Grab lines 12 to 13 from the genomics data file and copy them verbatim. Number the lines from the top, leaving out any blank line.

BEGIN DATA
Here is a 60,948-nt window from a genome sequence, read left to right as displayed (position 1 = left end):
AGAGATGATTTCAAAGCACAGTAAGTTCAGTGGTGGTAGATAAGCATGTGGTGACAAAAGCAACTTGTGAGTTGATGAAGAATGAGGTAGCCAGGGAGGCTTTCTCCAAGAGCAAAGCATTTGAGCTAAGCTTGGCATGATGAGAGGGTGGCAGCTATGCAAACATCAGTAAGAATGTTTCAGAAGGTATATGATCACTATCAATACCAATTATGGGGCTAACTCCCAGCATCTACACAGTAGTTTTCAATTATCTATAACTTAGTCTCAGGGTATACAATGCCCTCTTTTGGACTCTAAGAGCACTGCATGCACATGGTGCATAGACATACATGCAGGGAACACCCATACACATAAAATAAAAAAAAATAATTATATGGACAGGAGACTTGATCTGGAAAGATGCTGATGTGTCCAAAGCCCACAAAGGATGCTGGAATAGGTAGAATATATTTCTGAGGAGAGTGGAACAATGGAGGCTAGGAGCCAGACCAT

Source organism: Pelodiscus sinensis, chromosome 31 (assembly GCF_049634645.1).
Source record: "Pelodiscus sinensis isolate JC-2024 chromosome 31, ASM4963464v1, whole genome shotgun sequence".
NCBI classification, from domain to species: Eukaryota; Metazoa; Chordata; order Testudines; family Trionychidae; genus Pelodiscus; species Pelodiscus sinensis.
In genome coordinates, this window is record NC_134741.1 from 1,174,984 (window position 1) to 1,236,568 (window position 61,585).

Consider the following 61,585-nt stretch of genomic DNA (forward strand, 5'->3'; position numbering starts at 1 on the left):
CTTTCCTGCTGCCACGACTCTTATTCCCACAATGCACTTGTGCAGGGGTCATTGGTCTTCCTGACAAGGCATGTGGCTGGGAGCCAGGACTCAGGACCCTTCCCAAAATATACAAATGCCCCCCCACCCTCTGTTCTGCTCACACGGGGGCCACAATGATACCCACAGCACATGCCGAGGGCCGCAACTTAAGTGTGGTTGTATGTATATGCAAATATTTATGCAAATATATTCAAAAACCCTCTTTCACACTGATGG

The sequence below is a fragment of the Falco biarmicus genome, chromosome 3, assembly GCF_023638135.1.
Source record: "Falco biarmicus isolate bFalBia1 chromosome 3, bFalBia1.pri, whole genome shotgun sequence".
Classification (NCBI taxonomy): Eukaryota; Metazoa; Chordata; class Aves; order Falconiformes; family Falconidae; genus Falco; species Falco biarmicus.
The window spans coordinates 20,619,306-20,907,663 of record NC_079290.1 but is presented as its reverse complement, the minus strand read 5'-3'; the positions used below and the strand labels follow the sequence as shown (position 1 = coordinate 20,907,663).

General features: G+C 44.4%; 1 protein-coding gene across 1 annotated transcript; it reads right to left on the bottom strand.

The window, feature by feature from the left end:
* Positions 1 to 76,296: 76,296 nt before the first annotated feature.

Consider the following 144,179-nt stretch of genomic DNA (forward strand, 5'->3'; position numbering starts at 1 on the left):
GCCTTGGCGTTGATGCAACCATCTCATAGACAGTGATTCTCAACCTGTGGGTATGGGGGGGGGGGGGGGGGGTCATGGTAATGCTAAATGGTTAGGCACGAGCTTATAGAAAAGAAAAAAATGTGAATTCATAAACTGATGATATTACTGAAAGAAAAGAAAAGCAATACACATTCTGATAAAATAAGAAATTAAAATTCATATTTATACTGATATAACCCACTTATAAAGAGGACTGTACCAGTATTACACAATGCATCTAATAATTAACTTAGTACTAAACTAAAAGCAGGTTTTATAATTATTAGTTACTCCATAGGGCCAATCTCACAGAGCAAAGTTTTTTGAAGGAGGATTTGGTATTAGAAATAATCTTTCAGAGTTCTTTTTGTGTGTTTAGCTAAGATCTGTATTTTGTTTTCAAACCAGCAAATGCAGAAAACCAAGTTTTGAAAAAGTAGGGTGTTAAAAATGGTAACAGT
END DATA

The window spans coordinates 20,619,306-20,907,663 of record NC_079290.1 but is presented as its reverse complement, the minus strand read 5'-3'; the positions used below and the strand labels follow the sequence as shown (position 1 = coordinate 20,907,663).

General features: G+C 44.4%; 1 protein-coding gene across 1 annotated transcript; it reads right to left on the bottom strand.